Another change in equipment was to use the BodPod for body composition assessment. Again they have the issue of not being able to compare to previous results, which was based on skinfold testing and % body fat calculation using the Yuhasz equation. You would expect more accurate measures with the whole-body air-displacement plethysmography method of the BodPod, however this year’s lowest percent body fat score was an unrealistic 4%, well below the previous lowest score of 6%.

Although the test protocols using the Y-balance, force plate and BodPod are scientifically valid and reliable, and may result in the collection of good data, I just feel like they have gone with the latest gadgets without a longer term view of results that they can understand, interpret and make good use of.

Does it matter anyway? Most pundits are saying that the fitness test results are not that important in ice hockey – the medical assessment and team interviews from the combine are more important. Of yeah, another thing that may be important for potential NHL players – how they perform on the ice. Is there a test for that?

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Beer and sport, a match made in a pub

November 21st, 2014 · No Comments · Track & Field

The Beer Mile

It is common for athletes to consume beer after sporting events, and spectators to drink beer during events, but in the case of the beer mile, it is the athletes who drink beer during the event. The beer mile participants are required to run a mile, and also drink a can of beer prior to each lap.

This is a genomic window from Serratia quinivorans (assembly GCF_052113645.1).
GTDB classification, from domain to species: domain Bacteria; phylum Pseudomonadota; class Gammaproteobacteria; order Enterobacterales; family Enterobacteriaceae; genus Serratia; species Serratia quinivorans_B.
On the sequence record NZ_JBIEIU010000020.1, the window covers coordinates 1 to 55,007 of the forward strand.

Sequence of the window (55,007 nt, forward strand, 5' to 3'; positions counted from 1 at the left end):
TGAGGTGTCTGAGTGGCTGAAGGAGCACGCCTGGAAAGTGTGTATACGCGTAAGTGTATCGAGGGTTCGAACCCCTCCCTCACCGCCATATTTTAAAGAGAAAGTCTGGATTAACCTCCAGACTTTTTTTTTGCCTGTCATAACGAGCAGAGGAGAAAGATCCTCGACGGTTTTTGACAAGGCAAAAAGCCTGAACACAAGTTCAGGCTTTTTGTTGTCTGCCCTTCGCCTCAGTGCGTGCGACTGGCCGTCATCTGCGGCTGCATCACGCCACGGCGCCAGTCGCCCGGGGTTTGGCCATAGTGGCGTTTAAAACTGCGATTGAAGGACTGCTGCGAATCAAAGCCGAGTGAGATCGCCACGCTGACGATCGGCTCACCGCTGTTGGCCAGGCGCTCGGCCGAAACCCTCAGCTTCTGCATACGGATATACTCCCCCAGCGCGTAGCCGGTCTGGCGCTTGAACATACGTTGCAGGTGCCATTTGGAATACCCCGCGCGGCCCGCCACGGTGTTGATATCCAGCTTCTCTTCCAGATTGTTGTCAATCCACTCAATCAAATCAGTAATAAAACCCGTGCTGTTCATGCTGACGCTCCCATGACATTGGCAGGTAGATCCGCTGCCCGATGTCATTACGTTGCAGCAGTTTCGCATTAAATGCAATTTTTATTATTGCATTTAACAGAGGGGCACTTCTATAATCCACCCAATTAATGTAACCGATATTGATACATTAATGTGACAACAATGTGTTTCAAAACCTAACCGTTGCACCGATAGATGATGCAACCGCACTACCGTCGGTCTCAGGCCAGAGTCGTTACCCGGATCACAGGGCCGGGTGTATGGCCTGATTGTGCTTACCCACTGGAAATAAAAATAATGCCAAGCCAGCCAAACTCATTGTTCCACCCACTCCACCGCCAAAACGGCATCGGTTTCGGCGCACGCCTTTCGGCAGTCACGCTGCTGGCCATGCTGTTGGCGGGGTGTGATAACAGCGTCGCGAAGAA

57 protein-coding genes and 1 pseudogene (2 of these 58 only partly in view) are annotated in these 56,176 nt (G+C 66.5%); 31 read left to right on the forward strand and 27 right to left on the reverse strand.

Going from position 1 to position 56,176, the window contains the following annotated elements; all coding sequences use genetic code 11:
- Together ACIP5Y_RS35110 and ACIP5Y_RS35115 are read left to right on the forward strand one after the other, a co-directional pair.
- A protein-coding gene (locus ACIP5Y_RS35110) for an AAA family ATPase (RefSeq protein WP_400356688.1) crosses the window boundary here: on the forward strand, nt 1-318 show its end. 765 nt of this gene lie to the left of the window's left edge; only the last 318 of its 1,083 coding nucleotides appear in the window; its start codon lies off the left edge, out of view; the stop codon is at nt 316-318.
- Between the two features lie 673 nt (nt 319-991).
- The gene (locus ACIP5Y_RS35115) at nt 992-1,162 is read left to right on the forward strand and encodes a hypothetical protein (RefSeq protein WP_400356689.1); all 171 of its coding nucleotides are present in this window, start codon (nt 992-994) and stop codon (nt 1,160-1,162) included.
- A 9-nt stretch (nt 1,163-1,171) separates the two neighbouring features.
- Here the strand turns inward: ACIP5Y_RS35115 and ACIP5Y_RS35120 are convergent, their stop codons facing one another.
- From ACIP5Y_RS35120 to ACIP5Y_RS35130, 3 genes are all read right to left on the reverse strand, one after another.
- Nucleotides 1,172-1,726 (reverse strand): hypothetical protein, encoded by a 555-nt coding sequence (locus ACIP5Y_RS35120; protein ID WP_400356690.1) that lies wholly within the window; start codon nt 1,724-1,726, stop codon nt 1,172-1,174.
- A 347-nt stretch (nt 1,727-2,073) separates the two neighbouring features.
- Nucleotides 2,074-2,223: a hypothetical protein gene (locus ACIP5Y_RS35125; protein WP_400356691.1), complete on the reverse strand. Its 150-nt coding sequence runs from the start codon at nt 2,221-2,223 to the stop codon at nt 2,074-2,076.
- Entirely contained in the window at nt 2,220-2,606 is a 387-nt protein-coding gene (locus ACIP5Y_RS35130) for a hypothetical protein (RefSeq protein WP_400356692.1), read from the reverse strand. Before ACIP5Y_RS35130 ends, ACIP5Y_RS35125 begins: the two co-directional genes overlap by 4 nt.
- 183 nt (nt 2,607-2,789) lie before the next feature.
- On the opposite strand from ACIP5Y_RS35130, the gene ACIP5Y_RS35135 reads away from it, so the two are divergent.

Races similar to the beer mile run have been around for quite a while on University campuses, but it becoming mainstream with the inaugural Beer Mile World Championship to be held in Texas next month.

The current world record holder is James Nielsen, who recently became the first person in the world to break the five-minute beer mile. See the video below, showing not only his quick mile running speed, but a phenomenal beer swilling speed too. The all-round athlete.

The beer mile is not the only sport with close beer links. I found that I already had a few beer sports on my list of unusual sports.

  • Beer Pong – this is a staple game of US college parties, in which players throw a ping-pong ball across a table and try to land the ball in a cup of beer at the other end. If you can land the ball in the cup, you opponent has to drink it up.
  • Speed Beer Drinking – another popular beer related sport popular at University is beer sculling or chugging races.
  • Kastenlauf  – which translates as beer crate running. In this German sport you and a friend have to carry a crate of beer over a 10km course, and consume all of its contents along the way.
  • Real Ale Wobble & Real Ale Ramble – a fun walk or cycle around the Welsh countryside, with free beer provided at checkpoints.
  • Beer Can Regatta – this one requires you to drink the beer before the race, so you have plenty of empty cans to make the boats with.